Disparate views regarding the best use of a highly coveted neighborhood asset resulted in the postponement of a decision by the Mar Vista Community Council at a longer-than-usual meeting on March 10th.

The local advisory board recommended preserving the structure of the old Los Angeles Fire Station 62 at Charnock Road and Centinela Avenue for a community center, but a deadlocked council decided to table the matter after a number of residents vociferously protested the boardís suggestion.

Chair Rob Kadota cast the deciding vote to take up the matter in April just before 10 p.m., breaking a tie on the board between members who wanted to vote on the proposal and those who wanted to wait.

The board heard from proponents of senior housing as well as those who support a community serving facility, and both camps had strongly held views.

ìI donít know how many seniors were consulted to find out if this was an inappropriate place for senior housing,î resident Nancy Karlin said. ìI also donít know how much outreach youíve done for this meeting, because this is an extremely important issue that weíve been talking about for over a year.î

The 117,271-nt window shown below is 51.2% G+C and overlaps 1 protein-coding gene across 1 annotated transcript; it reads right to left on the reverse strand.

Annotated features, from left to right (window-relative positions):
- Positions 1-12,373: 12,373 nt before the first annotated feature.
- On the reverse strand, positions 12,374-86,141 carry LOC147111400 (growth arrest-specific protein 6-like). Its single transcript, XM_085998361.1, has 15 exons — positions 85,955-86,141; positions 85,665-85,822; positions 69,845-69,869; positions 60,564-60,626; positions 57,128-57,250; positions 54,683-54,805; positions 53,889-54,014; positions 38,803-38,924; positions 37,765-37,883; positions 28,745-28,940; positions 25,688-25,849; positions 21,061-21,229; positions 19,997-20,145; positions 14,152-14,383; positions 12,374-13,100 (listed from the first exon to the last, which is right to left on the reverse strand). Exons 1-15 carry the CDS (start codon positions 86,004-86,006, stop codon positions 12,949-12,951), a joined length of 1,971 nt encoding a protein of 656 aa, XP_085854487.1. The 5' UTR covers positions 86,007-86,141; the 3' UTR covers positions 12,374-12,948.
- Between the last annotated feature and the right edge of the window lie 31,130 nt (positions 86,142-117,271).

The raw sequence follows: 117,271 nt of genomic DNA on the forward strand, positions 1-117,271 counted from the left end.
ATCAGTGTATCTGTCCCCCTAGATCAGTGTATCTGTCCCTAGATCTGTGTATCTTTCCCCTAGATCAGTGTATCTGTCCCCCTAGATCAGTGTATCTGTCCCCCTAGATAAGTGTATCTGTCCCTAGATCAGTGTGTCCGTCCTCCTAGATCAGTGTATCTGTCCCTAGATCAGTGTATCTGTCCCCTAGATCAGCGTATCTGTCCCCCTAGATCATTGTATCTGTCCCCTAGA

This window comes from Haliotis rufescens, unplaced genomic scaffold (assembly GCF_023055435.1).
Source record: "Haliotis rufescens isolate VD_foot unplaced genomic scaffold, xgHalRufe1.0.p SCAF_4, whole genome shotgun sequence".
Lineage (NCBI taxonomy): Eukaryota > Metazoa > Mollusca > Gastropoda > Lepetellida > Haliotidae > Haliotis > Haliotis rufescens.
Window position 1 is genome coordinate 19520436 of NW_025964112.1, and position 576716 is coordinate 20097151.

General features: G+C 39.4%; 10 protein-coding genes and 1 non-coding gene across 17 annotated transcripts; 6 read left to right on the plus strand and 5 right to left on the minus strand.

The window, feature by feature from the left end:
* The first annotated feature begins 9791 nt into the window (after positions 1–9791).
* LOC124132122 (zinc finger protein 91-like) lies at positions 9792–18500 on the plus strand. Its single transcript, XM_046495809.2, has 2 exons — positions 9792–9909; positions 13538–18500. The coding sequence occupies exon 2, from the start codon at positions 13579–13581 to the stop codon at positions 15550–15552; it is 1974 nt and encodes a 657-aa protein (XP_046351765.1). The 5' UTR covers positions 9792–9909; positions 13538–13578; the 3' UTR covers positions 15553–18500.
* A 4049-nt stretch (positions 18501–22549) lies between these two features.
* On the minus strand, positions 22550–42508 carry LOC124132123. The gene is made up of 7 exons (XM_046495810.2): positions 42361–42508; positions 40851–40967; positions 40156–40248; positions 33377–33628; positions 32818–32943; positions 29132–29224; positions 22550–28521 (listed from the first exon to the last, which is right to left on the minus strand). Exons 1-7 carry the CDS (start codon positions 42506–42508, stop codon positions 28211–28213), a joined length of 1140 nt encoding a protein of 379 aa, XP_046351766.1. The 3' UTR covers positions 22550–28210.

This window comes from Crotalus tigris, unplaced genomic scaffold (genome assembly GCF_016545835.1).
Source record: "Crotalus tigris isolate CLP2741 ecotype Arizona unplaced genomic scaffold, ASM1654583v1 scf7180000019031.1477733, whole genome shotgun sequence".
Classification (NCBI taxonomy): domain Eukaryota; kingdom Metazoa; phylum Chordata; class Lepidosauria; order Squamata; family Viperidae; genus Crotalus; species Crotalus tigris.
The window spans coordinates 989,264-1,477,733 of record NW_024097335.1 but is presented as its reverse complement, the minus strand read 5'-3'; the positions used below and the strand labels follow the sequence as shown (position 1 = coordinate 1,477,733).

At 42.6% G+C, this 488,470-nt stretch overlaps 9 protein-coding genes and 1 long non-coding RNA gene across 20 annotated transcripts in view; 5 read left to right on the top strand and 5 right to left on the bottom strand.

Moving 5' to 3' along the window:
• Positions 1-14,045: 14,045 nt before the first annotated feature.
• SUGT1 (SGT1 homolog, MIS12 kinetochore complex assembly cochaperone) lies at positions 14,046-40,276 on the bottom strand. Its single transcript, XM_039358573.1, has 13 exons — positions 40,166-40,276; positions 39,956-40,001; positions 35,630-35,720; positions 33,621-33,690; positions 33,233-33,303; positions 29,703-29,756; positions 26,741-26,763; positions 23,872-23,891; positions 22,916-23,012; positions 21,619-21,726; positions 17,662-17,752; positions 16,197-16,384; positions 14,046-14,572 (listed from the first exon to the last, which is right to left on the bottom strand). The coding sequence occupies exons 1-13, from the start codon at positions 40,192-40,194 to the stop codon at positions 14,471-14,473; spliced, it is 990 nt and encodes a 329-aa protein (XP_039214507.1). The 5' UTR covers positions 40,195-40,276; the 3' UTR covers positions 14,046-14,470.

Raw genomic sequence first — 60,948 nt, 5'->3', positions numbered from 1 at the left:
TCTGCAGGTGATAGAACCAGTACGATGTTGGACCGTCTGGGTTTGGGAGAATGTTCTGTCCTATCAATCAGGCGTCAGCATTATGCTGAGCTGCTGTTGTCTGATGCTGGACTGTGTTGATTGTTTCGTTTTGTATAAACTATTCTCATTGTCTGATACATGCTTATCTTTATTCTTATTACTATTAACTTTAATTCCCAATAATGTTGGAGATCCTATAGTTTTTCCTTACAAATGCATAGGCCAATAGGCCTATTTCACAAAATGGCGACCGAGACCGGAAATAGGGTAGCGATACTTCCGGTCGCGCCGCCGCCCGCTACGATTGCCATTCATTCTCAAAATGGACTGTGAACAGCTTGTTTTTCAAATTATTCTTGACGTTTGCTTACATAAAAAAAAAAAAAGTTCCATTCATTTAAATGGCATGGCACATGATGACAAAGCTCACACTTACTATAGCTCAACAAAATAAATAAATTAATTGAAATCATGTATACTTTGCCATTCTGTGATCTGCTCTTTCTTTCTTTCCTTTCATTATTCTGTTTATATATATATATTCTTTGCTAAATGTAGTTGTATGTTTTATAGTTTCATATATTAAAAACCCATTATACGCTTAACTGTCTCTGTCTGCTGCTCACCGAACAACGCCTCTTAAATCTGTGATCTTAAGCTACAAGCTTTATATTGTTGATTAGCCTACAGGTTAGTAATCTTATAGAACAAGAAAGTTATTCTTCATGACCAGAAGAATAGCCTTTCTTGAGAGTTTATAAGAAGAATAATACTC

Karlin feels that the location would be a very good place for senior housing, although others have suggested that it could be hazardous for them due to the traffic patterns on Centinela.

ìI think that any seniors that have been displaced because of any development issues would be more than happy to live in this area,î Karlin asserted.

Others, like Debra Merrill, believe that the location is entirely wrong for senior living.

Merrill said that she has been canvassing the various neighborhoods in Mar Vista and said that there was not a great deal of support for senior or affordable housing at the site of the former fire station.

ìI am a strong advocate for the elderly and handicapped. My mother lives in affordable senior housing in Santa Monica,î she told the council. ìBut [the fire station] is the worst possible place to put an affordable senior housing center.î

Merrill, who identified herself as an architect, also said that she was familiar with the construction of such a facility, and the Charnock location was not suitable.

Roy Persinko, who lives behind the old station on Colonial Avenue, focused on the economic impact of what could be built at the location.

ìThe main point that I want to make is that as far as building senior housing, it would not be feasible financially to have someone come in to correct the structure there,î he said.

In addition, the proximity to nearby neighborhoods should be taken into account, Persinko said.

ìIt backs up to single family homes,î he noted. ìItís just not an appropriate location (for senior housing).î

Rachel Swanger, who co-chaired the ad hoc committee on the fire station with council member Sharon Commins, sought to explain the reason why her committee chose the proposal to build a community center where the former firehouse sits instead of senior housing.

Swanger pointed out that the square footage of the property, including the lot, is approximately 13,400, which is not very large by development standards.